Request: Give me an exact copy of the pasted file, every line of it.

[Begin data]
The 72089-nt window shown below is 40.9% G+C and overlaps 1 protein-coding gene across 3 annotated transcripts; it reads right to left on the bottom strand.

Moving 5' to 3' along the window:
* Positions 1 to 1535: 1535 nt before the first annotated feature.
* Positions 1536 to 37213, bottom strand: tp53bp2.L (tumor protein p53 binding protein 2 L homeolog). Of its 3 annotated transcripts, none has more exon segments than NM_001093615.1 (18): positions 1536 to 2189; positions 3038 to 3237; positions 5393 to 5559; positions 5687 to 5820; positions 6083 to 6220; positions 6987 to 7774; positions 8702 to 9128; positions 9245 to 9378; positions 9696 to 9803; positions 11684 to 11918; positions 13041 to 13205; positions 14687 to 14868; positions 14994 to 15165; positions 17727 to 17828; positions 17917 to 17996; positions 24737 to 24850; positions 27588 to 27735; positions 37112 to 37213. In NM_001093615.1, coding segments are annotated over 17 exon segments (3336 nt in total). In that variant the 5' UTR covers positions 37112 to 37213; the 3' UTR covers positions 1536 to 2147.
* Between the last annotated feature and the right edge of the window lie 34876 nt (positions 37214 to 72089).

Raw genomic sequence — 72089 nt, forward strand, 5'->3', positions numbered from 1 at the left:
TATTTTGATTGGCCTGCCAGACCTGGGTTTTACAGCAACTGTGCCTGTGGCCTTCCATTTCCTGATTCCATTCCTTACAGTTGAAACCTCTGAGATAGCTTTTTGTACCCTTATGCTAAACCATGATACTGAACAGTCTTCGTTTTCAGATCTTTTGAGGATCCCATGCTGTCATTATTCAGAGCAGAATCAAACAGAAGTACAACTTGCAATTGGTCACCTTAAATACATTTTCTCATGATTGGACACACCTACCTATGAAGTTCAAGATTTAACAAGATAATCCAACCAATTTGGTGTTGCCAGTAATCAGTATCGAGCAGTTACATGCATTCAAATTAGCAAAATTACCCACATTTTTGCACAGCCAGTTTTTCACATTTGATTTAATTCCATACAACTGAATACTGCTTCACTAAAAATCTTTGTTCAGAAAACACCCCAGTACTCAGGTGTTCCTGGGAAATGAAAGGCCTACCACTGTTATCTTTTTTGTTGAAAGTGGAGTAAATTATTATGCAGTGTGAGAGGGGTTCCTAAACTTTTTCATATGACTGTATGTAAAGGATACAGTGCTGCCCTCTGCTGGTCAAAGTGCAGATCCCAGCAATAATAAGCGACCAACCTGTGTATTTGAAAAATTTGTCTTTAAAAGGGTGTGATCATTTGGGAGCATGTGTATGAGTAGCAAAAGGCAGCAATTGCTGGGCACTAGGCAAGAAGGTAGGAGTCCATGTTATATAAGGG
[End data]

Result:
The 72089-nt window shown below is 40.9% G+C and overlaps 1 protein-coding gene across 3 annotated transcripts; it reads right to left on the bottom strand.

Moving 5' to 3' along the window:
* Positions 1 to 1535: 1535 nt before the first annotated feature.
* Positions 1536 to 37213, bottom strand: tp53bp2.L (tumor protein p53 binding protein 2 L homeolog). Of its 3 annotated transcripts, none has more exon segments than NM_001093615.1 (18): positions 1536 to 2189; positions 3038 to 3237; positions 5393 to 5559; positions 5687 to 5820; positions 6083 to 6220; positions 6987 to 7774; positions 8702 to 9128; positions 9245 to 9378; positions 9696 to 9803; positions 11684 to 11918; positions 13041 to 13205; positions 14687 to 14868; positions 14994 to 15165; positions 17727 to 17828; positions 17917 to 17996; positions 24737 to 24850; positions 27588 to 27735; positions 37112 to 37213. In NM_001093615.1, coding segments are annotated over 17 exon segments (3336 nt in total). In that variant the 5' UTR covers positions 37112 to 37213; the 3' UTR covers positions 1536 to 2147.
* Between the last annotated feature and the right edge of the window lie 34876 nt (positions 37214 to 72089).

Raw genomic sequence — 72089 nt, forward strand, 5'->3', positions numbered from 1 at the left:
TATTTTGATTGGCCTGCCAGACCTGGGTTTTACAGCAACTGTGCCTGTGGCCTTCCATTTCCTGATTCCATTCCTTACAGTTGAAACCTCTGAGATAGCTTTTTGTACCCTTATGCTAAACCATGATACTGAACAGTCTTCGTTTTCAGATCTTTTGAGGATCCCATGCTGTCATTATTCAGAGCAGAATCAAACAGAAGTACAACTTGCAATTGGTCACCTTAAATACATTTTCTCATGATTGGACACACCTACCTATGAAGTTCAAGATTTAACAAGATAATCCAACCAATTTGGTGTTGCCAGTAATCAGTATCGAGCAGTTACATGCATTCAAATTAGCAAAATTACCCACATTTTTGCACAGCCAGTTTTTCACATTTGATTTAATTCCATACAACTGAATACTGCTTCACTAAAAATCTTTGTTCAGAAAACACCCCAGTACTCAGGTGTTCCTGGGAAATGAAAGGCCTACCACTGTTATCTTTTTTGTTGAAAGTGGAGTAAATTATTATGCAGTGTGAGAGGGGTTCCTAAACTTTTTCATATGACTGTATGTAAAGGATACAGTGCTGCCCTCTGCTGGTCAAAGTGCAGATCCCAGCAATAATAAGCGACCAACCTGTGTATTTGAAAAATTTGTCTTTAAAAGGGTGTGATCATTTGGGAGCATGTGTATGAGTAGCAAAAGGCAGCAATTGCTGGGCACTAGGCAAGAAGGTAGGAGTCCATGTTATATAAGGG